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When Helping Hurts: How to Alleviate Poverty Without Hurting the Poor . . . and Yourself Paperback – April 20, 2012

4.6 out of 5 stars 495 customer reviews

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Editorial Reviews

Review

I can honestly report that When Helping Hurts is the single best book I've seen on this topic. Although this book will make many readers uncomfortable, it quickly offers hope in the form of understandable, feasible new strategies that better grasp the dignity and promise of the materially poor. It deserves a #1 spot on the reading list of every Christian who wants to follow Jesus in a genuine, mutually transforming love of neighbor.
-Amy L. Sherman, PhD, senior fellow and director, Sagamore Institute Center on Faith in Communities, author, Restorers of Hope

What an opportunity evangelicals have to make a difference in our world through the church. Corbett and Fikkert build on the growing momentum of holistic witness that's sweeping our country and globe and are eminently qualified and positioned to take motivated kingdom citizens on a Christ-centered and comprehensive journey that will pay huge dividends for impoverished people and for Christians in our broken world.
-Dr. Ronald J. Sider, president, Evangelicals for Social Action, author, Rich Christians in an Age of Hunger

How can a local church make a difference, and how do individual Christians meaningfully reflect Christ's grace, when the disparities of wealth and power in our world are so great? When Helping Hurts explores biblical principles in terms of real-life situations to offer real help and grace-filled answers for such questions.
-Bryan Chappell, president, Covenant Theological Seminary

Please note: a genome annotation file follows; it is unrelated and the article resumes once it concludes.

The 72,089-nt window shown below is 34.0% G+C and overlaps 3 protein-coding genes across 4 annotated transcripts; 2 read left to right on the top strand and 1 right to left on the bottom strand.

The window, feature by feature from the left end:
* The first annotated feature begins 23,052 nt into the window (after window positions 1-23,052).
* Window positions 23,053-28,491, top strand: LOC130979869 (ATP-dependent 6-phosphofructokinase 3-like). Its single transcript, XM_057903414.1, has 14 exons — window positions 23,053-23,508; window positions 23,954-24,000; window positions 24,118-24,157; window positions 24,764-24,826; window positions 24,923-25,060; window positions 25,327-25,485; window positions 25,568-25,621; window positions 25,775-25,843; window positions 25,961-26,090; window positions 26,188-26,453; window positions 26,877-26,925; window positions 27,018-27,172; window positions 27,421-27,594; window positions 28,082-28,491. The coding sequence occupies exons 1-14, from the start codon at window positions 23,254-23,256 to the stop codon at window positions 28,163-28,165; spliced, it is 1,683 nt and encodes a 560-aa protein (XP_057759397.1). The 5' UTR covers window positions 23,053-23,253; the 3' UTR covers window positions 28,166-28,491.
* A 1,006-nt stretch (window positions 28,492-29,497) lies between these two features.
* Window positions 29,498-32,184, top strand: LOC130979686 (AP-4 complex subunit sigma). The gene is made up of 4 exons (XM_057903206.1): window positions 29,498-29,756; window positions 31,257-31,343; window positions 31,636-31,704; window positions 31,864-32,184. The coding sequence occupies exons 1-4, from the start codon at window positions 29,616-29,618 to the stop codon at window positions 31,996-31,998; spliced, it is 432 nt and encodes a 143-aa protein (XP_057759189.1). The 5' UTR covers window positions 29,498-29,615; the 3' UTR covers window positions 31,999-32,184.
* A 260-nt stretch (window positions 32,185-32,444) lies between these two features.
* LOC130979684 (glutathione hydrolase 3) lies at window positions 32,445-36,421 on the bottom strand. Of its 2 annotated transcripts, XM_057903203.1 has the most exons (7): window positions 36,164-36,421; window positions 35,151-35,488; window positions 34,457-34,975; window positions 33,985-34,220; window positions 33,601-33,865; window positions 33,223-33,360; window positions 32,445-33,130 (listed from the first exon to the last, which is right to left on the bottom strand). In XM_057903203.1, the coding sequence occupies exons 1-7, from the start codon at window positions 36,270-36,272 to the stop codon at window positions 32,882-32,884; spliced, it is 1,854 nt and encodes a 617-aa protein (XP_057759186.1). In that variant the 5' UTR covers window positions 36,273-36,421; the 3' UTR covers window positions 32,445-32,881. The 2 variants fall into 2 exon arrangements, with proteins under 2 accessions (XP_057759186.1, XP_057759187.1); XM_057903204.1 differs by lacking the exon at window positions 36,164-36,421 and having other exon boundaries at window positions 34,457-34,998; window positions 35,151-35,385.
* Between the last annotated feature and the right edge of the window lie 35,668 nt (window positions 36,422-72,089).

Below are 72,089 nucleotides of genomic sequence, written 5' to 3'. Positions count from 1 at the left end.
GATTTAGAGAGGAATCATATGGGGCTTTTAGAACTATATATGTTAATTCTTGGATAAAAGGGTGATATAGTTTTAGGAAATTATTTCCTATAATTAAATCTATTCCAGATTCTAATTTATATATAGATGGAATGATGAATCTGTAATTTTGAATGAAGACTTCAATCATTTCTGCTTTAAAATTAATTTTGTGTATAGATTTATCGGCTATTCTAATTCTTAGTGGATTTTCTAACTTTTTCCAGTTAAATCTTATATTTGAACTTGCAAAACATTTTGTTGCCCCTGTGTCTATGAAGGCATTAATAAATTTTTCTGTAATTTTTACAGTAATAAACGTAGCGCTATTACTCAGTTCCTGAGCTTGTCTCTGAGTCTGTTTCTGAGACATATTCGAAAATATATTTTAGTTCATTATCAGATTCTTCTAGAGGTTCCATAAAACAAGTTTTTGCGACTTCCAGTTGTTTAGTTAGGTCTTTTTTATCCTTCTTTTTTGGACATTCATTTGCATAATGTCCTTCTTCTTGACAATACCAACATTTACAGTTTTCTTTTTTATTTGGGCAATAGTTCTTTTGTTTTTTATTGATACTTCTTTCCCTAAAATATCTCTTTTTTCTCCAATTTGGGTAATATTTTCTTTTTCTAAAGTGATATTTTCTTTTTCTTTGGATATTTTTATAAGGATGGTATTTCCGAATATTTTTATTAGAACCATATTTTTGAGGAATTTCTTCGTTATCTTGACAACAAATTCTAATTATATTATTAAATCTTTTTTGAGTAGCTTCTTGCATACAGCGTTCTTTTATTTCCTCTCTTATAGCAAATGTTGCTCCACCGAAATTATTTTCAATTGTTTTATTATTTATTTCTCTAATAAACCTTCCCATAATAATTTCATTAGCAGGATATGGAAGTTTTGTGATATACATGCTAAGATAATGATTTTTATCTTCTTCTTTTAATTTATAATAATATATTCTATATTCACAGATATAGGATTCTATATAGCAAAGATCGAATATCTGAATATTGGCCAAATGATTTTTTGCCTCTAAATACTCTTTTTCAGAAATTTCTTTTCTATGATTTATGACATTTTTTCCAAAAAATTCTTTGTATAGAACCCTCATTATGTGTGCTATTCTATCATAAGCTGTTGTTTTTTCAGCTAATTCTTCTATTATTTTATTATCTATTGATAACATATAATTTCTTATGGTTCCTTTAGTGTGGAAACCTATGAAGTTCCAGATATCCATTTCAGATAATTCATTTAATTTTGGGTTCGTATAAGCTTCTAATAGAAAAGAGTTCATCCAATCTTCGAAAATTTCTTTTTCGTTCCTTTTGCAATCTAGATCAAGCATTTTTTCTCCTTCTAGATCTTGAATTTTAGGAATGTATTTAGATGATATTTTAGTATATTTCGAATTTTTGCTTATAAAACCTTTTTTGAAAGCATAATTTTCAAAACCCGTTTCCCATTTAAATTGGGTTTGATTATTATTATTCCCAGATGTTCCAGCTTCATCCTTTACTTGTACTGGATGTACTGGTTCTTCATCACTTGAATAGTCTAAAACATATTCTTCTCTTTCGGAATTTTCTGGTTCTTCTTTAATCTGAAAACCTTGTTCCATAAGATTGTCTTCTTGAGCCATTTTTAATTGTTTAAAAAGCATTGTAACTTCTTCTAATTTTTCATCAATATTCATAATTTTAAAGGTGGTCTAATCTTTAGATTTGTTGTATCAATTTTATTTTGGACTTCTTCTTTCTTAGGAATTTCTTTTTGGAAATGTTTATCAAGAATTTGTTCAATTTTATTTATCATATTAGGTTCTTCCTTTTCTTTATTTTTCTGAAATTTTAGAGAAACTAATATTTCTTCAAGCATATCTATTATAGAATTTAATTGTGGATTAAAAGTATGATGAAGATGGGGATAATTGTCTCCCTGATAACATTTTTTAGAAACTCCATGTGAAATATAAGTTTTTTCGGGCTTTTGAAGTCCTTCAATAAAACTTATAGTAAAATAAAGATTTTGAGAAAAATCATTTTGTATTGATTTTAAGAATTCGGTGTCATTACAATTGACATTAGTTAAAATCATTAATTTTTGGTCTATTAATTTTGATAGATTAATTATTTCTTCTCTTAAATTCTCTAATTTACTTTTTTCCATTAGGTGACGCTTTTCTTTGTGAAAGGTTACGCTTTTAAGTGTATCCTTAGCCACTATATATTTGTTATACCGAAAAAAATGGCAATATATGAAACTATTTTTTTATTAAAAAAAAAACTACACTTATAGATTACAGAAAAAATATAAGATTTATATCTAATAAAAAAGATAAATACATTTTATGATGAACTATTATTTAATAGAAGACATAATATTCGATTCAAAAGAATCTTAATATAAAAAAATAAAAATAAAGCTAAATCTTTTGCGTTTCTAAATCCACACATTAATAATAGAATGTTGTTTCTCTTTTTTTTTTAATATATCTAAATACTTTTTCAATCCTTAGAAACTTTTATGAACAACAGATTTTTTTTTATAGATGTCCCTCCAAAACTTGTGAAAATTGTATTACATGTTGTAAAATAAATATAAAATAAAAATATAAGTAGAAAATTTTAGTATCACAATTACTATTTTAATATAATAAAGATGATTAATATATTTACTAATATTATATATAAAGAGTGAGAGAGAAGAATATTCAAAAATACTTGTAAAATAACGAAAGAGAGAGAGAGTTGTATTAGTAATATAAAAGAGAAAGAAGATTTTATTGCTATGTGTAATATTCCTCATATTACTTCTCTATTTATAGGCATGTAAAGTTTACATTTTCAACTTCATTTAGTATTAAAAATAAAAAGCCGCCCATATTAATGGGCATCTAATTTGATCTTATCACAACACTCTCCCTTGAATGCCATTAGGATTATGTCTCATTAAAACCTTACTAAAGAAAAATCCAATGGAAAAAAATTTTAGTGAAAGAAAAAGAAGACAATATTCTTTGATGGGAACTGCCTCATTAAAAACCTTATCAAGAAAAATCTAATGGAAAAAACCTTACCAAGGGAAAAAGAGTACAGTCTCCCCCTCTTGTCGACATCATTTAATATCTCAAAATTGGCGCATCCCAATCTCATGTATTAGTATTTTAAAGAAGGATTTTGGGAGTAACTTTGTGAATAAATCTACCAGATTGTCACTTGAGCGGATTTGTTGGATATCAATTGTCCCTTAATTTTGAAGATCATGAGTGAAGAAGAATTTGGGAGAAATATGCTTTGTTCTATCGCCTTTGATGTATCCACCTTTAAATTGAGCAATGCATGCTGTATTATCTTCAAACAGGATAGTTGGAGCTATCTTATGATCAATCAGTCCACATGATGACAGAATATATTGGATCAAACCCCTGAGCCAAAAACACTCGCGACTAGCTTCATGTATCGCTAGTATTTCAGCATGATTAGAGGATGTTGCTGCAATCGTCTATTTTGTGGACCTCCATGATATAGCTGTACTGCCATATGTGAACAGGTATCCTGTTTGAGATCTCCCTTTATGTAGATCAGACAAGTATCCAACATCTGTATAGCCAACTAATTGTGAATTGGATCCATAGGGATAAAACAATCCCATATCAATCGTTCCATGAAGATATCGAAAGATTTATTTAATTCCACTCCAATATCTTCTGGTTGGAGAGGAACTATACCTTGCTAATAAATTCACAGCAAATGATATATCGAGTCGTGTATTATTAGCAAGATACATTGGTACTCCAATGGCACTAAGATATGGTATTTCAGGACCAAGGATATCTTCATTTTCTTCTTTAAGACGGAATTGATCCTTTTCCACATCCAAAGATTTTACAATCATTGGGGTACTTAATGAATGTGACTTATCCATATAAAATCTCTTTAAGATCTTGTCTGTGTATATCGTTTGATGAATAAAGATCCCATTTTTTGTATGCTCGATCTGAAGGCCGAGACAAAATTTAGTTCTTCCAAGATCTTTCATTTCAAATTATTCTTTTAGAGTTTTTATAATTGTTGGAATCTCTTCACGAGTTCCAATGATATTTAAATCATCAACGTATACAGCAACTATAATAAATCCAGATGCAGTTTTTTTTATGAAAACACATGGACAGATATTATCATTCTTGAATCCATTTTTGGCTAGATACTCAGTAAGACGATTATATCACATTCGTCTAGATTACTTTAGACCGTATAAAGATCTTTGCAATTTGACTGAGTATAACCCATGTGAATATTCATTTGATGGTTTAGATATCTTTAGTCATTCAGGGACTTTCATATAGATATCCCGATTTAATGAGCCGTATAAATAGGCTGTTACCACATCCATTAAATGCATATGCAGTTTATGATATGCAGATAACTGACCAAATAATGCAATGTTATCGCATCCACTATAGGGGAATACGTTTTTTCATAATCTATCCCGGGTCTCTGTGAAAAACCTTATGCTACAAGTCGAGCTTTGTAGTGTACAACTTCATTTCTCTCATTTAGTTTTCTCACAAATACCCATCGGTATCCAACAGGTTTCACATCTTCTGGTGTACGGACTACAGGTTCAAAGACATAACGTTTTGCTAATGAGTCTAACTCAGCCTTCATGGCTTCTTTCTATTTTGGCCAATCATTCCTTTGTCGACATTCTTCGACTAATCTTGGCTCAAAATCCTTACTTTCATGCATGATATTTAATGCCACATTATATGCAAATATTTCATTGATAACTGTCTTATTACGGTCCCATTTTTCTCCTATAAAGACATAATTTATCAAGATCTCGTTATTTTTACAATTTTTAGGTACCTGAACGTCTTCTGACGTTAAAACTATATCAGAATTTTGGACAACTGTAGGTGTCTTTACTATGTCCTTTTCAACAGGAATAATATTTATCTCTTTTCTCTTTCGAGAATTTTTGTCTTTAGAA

When Helping Hurts wonderfully combines heavy-duty thinking with practical tools. I appreciate their zeal to root all strategies in the institution God has ordained to bring about His goals. No donor should invest another dollar in any kind of relief effort before digesting the last page of this important book.
-Joel Belz, founder and writer, World Magazine

Churches in North America will find this a helpful way to educate congregations and then motivate them to action, both globally and in their neighborhoods.
-Bryant Myers, PhD, professor of International Development, School of Intercultural Studies, Fuller Theological Seminary

A clarion call to rethink how we apply the gospel to a broken world. This book will transform our good intentions into genuine, lasting change.
-Stephen J. Baumann, senior vice president, World Relief

From the Back Cover

Good Intentions Are Not Enough

Unleashing and equipping people to effectively help the poor requires repentance and the realization of our own brokenness. When Helping Hurts articulates a biblically based framework concerning the root causes of poverty and its alleviation.

A path forward is found, not through providing resources to the poor, but by walking with them in humble relationships.

Whether you're involved in short-term missions or the long-term empowerment of the poor, this book helps teach you three key areas:

·        Foundational Concepts Who are the poor?

·        Principles Should we do relief, rehabilitation, or development?

·        Strategies How can we help people effectively here and abroad?

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Product Details

  • Paperback: 288 pages
  • Publisher: Moody Publishers; New Edition edition (April 20, 2012)
  • Language: English
  • ISBN-10: 0802457061
  • ISBN-13: 978-0802457066
  • Product Dimensions: 6 x 0.6 x 9 inches
  • Shipping Weight: 1 pounds
  • Average Customer Review: 4.6 out of 5 stars  See all reviews (495 customer reviews)
  • Amazon Best Sellers Rank: #211,627 in Books (See Top 100 in Books)

Customer Reviews

Top Customer Reviews

Format: Paperback
If you've ever thought, "I want to help but I don't know how," then buy this book and read it right now. It is practical, encouraging, and full of ideas you've never heard before. Just last night a fire in my town displaced 200 residents from low-income housing. Because of this book, I now have a life-giving framework for thinking through how to help them.

My only caution is that you may get bogged down in some of the early "theory" chapters and decide that this book is not for you. This would be a huge mistake because in later chapters you get to see the theory in action. And in the long run, the theory is what you will remember and apply to your life. Keep reading, keep underlining, and keep praying. This book will bless your life.